To ensure debt sustainability in the global context, more fiscal and structural measures are required, says Namdev Chougule, head – fixed income, JP Morgan Asset Management, in an interview with Puneet Wadhwa. Edited excerpts:
Do you think the recent repo rate cut by the Reserve Bank of India (RBI) has merely boosted sentiment or does the domestic macro-economic condition actually support such a step?
We feel the recent repo rate cut by RBI was in the backdrop of fall in non-food manufacturing inflation and increasing growth concerns.
Although the central bank has mentioned that upside risk to inflation remains due to higher crude oil prices and the pass-through effect on domestic inflation, pricing power of companies remains restricted in the economy. The economy is operating below its post-crisis trend and the growth-inflation dynamics are favouring growth.
Given the government’s borrowing plan, inflation and the widening current account deficit, how much room does RBI have to cut rates? Have you changed your estimates on the quantum of cut for FY13, given the recent developments?
According to our estimates, the GDP growth trend rate is likely to be lower than the pre-crisis peak. If RBI stabilises growth around its post-crisis trend, then the headroom for further rate action is limited.
Given the strong headwinds to growth, both domestically and globally, we feel risk to GDP growth at sub trend level for FY2013. Thus, even as inflation risk persists, it is unlikely to spread into generalised inflation as the pricing power of companies remains restricted.
Going forward, we think a further rate cut cannot be ruled out completely but RBI would continue to surprise the market with its timing and magnitude, depending on economic data.
How do you see the rupee and bond yields in the near to medium term?
Higher import bill due to rising crude and other commodity prices raises concern on funding of the current account deficit (CAD) and balance of payments (BoP) risk. The rupee is likely to trade weak as capital flows remain weak and is unable to finance the current account deficit. Bond yields are likely to remain in a range, amid continuous supply.
We expect government bond yields to trade lower over the period of the next quarter, as RBI’s commitment to maintain comfortable systemic liquidity condition may support deposit growth in the banking system and maintain demand for G-secs. Bond yields have more downside from these levels, as net supply remains low in April and May due to redemption.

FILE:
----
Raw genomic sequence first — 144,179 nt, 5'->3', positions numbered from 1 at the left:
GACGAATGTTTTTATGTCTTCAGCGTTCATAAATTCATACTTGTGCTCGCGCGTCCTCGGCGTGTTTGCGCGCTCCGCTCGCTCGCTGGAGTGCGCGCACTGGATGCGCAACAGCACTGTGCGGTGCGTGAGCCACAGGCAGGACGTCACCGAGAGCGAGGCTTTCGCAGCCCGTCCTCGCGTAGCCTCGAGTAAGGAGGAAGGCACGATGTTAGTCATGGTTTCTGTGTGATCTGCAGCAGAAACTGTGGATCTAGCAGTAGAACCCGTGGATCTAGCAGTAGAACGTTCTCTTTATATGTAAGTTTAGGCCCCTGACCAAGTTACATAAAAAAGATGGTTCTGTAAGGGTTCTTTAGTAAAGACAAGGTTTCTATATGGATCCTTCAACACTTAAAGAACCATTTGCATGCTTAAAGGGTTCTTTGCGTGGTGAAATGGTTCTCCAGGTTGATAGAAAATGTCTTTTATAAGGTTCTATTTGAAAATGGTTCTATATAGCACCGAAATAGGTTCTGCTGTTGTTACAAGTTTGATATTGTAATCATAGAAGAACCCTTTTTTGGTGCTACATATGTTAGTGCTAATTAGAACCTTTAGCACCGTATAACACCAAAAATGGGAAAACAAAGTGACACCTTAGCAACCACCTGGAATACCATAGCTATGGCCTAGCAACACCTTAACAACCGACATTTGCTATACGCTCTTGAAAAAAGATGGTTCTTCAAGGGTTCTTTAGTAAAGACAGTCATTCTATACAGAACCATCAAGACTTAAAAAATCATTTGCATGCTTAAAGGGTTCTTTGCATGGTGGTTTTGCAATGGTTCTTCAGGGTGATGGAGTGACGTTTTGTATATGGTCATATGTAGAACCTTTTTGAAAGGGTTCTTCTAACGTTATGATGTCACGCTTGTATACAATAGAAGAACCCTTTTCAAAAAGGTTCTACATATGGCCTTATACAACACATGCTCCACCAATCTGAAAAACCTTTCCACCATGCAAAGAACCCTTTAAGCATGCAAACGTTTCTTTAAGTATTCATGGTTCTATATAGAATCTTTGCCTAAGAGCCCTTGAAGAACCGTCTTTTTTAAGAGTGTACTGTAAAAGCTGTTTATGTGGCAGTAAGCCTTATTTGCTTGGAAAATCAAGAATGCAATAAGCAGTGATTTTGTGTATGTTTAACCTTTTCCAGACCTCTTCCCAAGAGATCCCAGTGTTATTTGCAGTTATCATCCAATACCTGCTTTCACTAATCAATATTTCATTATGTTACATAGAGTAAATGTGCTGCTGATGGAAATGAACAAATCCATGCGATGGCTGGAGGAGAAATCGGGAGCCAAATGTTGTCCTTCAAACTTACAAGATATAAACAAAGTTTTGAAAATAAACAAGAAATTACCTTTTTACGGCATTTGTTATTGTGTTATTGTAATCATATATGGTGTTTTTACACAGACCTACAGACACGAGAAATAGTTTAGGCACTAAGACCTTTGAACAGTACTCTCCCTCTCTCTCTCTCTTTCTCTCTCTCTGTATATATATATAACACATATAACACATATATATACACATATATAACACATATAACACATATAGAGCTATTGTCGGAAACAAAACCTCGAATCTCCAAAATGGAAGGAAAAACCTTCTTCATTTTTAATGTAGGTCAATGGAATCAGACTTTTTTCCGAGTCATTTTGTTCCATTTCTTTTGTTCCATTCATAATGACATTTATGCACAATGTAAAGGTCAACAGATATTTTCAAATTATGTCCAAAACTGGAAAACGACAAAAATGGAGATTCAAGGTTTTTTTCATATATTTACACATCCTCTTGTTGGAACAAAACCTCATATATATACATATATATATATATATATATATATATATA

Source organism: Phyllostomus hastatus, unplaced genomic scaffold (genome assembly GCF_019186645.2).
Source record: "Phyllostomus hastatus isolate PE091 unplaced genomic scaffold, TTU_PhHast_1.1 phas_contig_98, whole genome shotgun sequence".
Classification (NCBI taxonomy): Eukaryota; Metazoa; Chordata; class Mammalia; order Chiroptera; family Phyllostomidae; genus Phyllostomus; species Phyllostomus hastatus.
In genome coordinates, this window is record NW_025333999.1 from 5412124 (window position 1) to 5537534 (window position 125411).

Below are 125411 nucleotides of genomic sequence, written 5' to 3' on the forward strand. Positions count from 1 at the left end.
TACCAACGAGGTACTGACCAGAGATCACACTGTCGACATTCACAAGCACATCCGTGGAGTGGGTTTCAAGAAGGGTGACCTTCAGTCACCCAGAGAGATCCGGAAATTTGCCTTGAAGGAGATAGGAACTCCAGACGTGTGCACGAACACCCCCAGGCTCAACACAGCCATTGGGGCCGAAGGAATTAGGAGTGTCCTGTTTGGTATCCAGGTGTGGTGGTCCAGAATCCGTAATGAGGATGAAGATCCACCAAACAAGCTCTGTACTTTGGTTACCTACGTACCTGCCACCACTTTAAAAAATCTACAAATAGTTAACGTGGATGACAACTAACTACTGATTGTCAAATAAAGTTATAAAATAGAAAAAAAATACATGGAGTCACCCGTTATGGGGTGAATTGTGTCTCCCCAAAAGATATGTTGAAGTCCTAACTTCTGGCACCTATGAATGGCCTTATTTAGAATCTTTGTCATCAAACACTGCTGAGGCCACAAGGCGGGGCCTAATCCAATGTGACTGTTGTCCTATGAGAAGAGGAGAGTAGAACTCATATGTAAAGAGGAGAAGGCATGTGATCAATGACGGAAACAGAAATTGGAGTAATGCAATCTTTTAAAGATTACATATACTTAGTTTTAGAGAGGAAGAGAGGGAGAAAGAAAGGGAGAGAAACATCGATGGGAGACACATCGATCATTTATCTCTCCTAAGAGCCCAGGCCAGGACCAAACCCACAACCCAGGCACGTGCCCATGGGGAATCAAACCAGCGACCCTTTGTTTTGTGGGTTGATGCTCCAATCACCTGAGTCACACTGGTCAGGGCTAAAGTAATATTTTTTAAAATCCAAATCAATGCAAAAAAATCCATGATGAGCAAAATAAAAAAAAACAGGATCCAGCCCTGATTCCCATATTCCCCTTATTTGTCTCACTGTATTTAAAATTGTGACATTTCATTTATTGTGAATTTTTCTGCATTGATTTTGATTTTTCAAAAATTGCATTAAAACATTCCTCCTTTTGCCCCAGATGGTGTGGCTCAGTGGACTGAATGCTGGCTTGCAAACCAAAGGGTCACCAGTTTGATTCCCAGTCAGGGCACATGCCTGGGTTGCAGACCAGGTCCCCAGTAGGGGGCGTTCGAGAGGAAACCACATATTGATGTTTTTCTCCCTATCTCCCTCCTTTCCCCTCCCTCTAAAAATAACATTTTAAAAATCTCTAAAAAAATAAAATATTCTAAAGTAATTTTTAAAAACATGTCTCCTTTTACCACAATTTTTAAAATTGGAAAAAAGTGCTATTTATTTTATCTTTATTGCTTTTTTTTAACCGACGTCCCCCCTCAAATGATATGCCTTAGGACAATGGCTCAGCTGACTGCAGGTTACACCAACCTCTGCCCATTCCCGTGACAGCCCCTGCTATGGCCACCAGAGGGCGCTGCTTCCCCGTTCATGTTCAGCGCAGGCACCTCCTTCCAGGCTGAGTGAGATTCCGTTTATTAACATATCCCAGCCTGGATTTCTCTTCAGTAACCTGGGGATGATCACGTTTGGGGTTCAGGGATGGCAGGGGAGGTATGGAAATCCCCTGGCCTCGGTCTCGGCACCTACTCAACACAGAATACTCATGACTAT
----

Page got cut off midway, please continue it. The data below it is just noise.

What is your investment strategy at the current levels? Is it time to rejig portfolio and benefit from the high interest rates?
Our strategy on fixed income portfolios is to increase the duration of the fund in a scenario where bond yields are likely to trend downward and liquidity condition remains supportive. We had adopted an accrual strategy until recent times and are now moving to a mix of accrual and duration. We believe the stance taken by RBI in terms of supporting growth could lead to a rally in the long end of the market and we could potentially benefit from such a move.
Global markets have reacted positively to the response given to the Spanish bond auctions. Are there any more surprises left as far as the euro zone / PIIGS nations are concerned?
Although the recent auctions for Spanish bonds gave some positive boost to the global markets, we feel there could be more surprises in the euro zone. To ensure debt sustainability, more fiscal and structural measures are required. We expect Spain to take support from a Troika programme sometime in this year.
How optimistic are you, given the recent economic data from the US and China? How stable is the macro-economic recovery in these two nations?
The economic activity in the US appears to have advanced at a slightly better-than-expected pace since the start of the year. But with higher inventories and modest demand, we expect Q2 to be a slower quarter. A better employment rate and policy support from the US Federal Reserve reduces the negative impact on recovery.
The Chinese economy grew by 8.1 per cent year-on-year (y-o-y) in Q1, compared to 8.9 per cent y-o-y in Q4 of 2011. Weaker demand on both domestic as well as external fronts and a slowdown in investment and consumption contributed to slower growth. China has eased monetary policies recently and further fiscal support is likely to give a boost to economic activity in the next two–three quarters.